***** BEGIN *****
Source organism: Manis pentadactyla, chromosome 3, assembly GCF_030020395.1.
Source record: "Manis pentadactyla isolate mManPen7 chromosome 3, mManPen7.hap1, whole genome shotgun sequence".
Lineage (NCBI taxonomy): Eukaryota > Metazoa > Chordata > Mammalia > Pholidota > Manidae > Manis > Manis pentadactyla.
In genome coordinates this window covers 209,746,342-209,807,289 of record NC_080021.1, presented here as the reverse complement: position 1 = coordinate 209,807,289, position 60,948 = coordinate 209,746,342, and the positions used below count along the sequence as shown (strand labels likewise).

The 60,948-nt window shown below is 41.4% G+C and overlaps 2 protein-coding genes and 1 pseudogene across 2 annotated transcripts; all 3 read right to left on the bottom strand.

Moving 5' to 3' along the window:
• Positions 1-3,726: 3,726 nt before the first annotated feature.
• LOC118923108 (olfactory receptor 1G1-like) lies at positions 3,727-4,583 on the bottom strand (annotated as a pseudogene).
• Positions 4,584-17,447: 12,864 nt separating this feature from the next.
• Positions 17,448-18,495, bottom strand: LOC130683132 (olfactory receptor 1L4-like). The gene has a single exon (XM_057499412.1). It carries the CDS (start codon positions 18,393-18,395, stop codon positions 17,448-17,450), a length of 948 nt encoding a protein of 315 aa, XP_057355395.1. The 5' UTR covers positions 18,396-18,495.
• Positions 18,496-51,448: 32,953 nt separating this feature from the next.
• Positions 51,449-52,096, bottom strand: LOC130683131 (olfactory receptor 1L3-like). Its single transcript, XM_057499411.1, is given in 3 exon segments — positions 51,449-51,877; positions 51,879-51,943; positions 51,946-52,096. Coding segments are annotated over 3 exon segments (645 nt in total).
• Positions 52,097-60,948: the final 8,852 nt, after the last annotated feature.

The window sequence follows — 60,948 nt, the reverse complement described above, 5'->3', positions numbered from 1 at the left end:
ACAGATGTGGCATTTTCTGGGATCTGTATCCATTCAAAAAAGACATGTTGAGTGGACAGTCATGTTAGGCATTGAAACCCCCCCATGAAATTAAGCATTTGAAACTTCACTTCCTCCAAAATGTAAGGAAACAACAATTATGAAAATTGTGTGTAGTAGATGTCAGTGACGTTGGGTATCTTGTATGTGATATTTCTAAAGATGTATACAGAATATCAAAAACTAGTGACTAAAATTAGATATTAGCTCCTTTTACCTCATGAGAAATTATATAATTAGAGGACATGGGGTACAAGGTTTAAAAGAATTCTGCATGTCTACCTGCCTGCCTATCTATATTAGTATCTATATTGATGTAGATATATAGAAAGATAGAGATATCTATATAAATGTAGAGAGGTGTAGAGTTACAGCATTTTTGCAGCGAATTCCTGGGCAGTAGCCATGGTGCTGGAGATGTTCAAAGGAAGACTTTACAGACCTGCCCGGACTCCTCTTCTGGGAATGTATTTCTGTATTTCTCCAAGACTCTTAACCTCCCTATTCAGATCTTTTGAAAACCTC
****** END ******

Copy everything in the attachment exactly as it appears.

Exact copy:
Source organism: Manis pentadactyla, chromosome 3, assembly GCF_030020395.1.
Source record: "Manis pentadactyla isolate mManPen7 chromosome 3, mManPen7.hap1, whole genome shotgun sequence".
Lineage (NCBI taxonomy): Eukaryota > Metazoa > Chordata > Mammalia > Pholidota > Manidae > Manis > Manis pentadactyla.
In genome coordinates this window covers 209,746,342-209,807,289 of record NC_080021.1, presented here as the reverse complement: position 1 = coordinate 209,807,289, position 60,948 = coordinate 209,746,342, and the positions used below count along the sequence as shown (strand labels likewise).

The 60,948-nt window shown below is 41.4% G+C and overlaps 2 protein-coding genes and 1 pseudogene across 2 annotated transcripts; all 3 read right to left on the bottom strand.

Moving 5' to 3' along the window:
• Positions 1-3,726: 3,726 nt before the first annotated feature.
• LOC118923108 (olfactory receptor 1G1-like) lies at positions 3,727-4,583 on the bottom strand (annotated as a pseudogene).
• Positions 4,584-17,447: 12,864 nt separating this feature from the next.
• Positions 17,448-18,495, bottom strand: LOC130683132 (olfactory receptor 1L4-like). The gene has a single exon (XM_057499412.1). It carries the CDS (start codon positions 18,393-18,395, stop codon positions 17,448-17,450), a length of 948 nt encoding a protein of 315 aa, XP_057355395.1. The 5' UTR covers positions 18,396-18,495.
• Positions 18,496-51,448: 32,953 nt separating this feature from the next.
• Positions 51,449-52,096, bottom strand: LOC130683131 (olfactory receptor 1L3-like). Its single transcript, XM_057499411.1, is given in 3 exon segments — positions 51,449-51,877; positions 51,879-51,943; positions 51,946-52,096. Coding segments are annotated over 3 exon segments (645 nt in total).
• Positions 52,097-60,948: the final 8,852 nt, after the last annotated feature.

The window sequence follows — 60,948 nt, the reverse complement described above, 5'->3', positions numbered from 1 at the left end:
ACAGATGTGGCATTTTCTGGGATCTGTATCCATTCAAAAAAGACATGTTGAGTGGACAGTCATGTTAGGCATTGAAACCCCCCCATGAAATTAAGCATTTGAAACTTCACTTCCTCCAAAATGTAAGGAAACAACAATTATGAAAATTGTGTGTAGTAGATGTCAGTGACGTTGGGTATCTTGTATGTGATATTTCTAAAGATGTATACAGAATATCAAAAACTAGTGACTAAAATTAGATATTAGCTCCTTTTACCTCATGAGAAATTATATAATTAGAGGACATGGGGTACAAGGTTTAAAAGAATTCTGCATGTCTACCTGCCTGCCTATCTATATTAGTATCTATATTGATGTAGATATATAGAAAGATAGAGATATCTATATAAATGTAGAGAGGTGTAGAGTTACAGCATTTTTGCAGCGAATTCCTGGGCAGTAGCCATGGTGCTGGAGATGTTCAAAGGAAGACTTTACAGACCTGCCCGGACTCCTCTTCTGGGAATGTATTTCTGTATTTCTCCAAGACTCTTAACCTCCCTATTCAGATCTTTTGAAAACCTC